us to form some idea. Of the long friends, through which this information is conveyed ship subsisting between him and the Coun. are by no means inviting to the youthful tess of Huntingdon, and of his acceptable mind. Most of the histories of the Reformpreaching at her ladyship's chapels in Lon. ation are voluminous, and, with a few ex. don, we have some gratifying particulars. ceptions, written in anything but an attrac. It appears that it was at her ladyship's tive style. With such materials, it is not request that Mr. Williams published some an easy task for the diligent student to of his hymns in English, under the title of arrive at clear and comprehensive views of “ Gloria in Excelcis," intended for the this important portion of European history. Orphan House in America. We learn also The great principles which actuated the that his son, the Rev. John Williams, filled Reformers were but imperfectly developed, the office of tutor in the college at Trevecca, owing to the influence of their own mental for more than five years, of whose truly habits, so long previously cherished, and Christian character a brief account is given. their defective views of the spirituality of This memoir includes, moreover, an ex- Christ's kingdom. Hence their efforts were tended biographical account of the Rev. directed and restricted to the subversion of Christopher Bassett, M.A., of Aberddawn, some of the errors of papacy. And in reserGlamorganshire, who departed this life, ence to Luther, he aimed at the overthrow Feb. 8, 1784, aged 31. This is given in a of the erroneous doctrine of transubstantialong letter from the pen of Mr. Jones, of tion, to put in its place the doctrine of conLlangan, which is followed by several other substantiation. The radical error of the letters of the same gentleman, properly be alliance of the civil with the ecclesiastical longing to a preceding part of the "Mini- | power was left comparatively untouched. sterial Records.” Now, though we like It is evident to every student of ecclesias. unity in a volume, or in a memoir, we tical history, that "the Reformation" was suppose that the want of it, in this instance, but a partial work. Many of the remnants was unavoidable. We therefore thank Mr. of Romanism are still found impeding the Morgan for the work as it is; and we hope progress of a pure and unworldly Christi. that he will meet with sufficient encourage- anity. Some of the fatal errors of the papal ment to publish these lives anew, dropping church, which had long been torpid, bare the title of “Ministerial Records," and of late been resuscitated, and now menace making each a separate volume, uniform the existence of Protestantism. Every effort with the memoir of John Elias. We can that can be made to bring back an entruly say that we have had a mental feast feebled church to its primitive simplicity in the perusal of the present “ Record;" and strength should be put forth at the and we can therefore conscientiously re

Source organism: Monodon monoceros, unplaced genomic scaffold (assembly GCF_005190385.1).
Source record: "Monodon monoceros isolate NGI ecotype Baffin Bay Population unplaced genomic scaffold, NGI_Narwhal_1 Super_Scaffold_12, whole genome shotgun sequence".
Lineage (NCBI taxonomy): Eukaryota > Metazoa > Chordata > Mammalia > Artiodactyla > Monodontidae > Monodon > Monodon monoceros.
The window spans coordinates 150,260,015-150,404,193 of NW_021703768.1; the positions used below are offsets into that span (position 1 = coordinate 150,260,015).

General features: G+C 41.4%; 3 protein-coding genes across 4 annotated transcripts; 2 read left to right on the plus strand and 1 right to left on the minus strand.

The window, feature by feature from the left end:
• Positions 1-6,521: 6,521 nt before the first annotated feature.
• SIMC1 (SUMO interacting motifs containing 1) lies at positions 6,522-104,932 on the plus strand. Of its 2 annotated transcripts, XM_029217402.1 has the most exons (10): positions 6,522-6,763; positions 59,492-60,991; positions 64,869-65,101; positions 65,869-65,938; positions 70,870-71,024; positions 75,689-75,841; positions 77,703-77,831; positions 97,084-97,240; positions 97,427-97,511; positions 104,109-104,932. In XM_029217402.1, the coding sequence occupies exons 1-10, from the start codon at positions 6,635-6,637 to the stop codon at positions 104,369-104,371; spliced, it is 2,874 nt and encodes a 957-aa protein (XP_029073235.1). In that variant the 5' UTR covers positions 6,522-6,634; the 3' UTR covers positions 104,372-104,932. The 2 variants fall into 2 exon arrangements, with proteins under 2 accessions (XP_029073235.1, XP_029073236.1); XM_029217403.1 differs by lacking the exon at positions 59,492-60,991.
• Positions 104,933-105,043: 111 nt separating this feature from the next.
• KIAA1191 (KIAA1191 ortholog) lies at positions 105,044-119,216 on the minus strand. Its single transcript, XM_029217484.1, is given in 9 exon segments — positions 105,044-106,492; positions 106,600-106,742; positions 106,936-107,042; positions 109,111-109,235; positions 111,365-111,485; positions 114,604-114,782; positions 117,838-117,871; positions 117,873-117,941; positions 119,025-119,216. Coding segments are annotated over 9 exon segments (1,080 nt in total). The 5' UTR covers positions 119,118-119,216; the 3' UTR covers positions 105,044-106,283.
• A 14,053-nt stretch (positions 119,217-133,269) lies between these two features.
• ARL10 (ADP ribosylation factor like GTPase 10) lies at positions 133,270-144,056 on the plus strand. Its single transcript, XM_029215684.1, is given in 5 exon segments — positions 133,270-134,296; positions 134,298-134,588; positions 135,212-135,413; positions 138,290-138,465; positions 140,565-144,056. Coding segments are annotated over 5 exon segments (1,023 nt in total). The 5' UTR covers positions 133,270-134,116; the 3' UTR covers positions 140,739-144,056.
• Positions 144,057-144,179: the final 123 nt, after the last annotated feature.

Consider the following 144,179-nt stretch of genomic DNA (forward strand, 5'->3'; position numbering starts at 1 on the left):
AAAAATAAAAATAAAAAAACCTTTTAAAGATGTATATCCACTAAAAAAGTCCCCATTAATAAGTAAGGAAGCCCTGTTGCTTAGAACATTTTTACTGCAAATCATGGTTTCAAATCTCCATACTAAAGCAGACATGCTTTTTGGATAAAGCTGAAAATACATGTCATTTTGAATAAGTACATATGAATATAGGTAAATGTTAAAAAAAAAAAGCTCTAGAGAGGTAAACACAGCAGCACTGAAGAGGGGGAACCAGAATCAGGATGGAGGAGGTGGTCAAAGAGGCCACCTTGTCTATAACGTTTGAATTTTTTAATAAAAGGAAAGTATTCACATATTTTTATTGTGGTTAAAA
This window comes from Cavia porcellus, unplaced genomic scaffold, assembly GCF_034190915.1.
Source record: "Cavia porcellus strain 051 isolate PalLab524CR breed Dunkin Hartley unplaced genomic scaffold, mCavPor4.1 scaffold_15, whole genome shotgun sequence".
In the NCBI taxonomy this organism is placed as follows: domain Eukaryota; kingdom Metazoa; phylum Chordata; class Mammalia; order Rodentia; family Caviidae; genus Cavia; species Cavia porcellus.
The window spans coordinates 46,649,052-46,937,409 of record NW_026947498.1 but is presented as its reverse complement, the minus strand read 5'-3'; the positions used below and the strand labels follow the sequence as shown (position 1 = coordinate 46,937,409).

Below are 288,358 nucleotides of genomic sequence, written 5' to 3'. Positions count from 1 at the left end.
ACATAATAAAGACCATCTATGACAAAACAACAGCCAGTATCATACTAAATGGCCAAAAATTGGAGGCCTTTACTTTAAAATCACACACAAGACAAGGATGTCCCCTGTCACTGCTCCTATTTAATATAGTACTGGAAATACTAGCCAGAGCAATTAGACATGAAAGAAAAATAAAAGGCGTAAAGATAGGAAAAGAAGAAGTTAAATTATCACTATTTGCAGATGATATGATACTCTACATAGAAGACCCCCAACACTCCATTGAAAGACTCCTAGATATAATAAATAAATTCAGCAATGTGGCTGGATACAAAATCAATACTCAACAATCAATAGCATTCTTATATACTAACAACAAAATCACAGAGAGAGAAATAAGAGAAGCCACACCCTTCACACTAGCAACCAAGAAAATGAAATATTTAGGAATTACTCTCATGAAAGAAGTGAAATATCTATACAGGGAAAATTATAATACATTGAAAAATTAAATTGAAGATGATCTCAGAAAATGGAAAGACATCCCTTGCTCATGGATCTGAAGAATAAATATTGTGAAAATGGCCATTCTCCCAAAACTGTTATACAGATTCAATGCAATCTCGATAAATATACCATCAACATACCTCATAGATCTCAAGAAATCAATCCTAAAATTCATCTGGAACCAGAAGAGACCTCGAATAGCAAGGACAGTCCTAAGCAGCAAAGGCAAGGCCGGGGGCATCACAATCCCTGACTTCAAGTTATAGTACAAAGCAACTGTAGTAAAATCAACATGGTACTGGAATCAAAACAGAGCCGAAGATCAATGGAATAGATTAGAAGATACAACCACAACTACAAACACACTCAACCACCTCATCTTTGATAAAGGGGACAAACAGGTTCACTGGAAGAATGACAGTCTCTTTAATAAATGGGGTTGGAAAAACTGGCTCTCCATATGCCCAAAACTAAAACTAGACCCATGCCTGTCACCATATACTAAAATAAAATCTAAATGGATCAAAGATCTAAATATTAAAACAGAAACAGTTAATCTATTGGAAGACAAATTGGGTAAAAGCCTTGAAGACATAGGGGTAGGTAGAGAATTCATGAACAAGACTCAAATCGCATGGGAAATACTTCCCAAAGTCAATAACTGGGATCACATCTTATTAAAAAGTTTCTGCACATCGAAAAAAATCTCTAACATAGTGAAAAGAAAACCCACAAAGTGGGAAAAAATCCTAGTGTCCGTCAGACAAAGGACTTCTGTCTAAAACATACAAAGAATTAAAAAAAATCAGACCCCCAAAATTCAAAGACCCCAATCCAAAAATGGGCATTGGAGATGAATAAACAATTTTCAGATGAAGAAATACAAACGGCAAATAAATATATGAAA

present crisis. commend our readers to procure the same We most heartily welcome this little benefit and pleasure to theinselves. A volume. It is admirably suited to the couple of shillings spent for this purpose times. It contains the result of diligent will not be regretted; and they will thus research and judicious thinking. It is have the satisfaction of encouraging a writer written in a style remarkable for its perspito whom the church of Christ is already cuity and beauty. It well deserves a place considerably indebted.

in every family library. We most cordially recommend it to parents and instructors of

the young. Tales of the Reformation. By ANNE Maria SARGENT, Author of " Tales of Sabbath Bells. A Series of simple Lays the Early British Christians."

for Christian Children. By the author Dean and Co., London.

of" The Child's Book of Homilies." 34. The events of the Reformation, at all times Edwards and Hughes, Ave Maria-lane. interesting, acquire a new and additional To write poetry at all is a gift of which interest from the peculiar aspect of religi- few can boast; to write poetry on religions ous affairs at the present crisis. The rest- subjects is a gift still more rare : but to less activity of the “man of sin," and the write genuine Christian verses for children vigorous efforts of Puseyism, give a charac- is next to a mental phenomenon. When ter to the present times. It is therefore we give it as our deliberate opinion, that important that the British youth should “ The Sabbath Bells" are

an undoubted be acquainted with the history of Proteste specimen of real poetry, baptized with the antism, and the struggles through which it spirit of piety, and adapted to the infant passed at the period of the Reformation, mind, we hope our readers will so far credit that they may be induced to value more us as to purchase the little volume, and then highly the uncorrupted word of God, and we are sure they will confirm our judgment. to derive from it their views of pure and It is quite a refreshment, in this scribbling undefiled religion. The ordinary channels age, to find such “ Lays for Children" 23 these. The talents which are here displayed BRIEF NOTICES OF NEW PUBLI. will, we sincerely trust, be cultivated by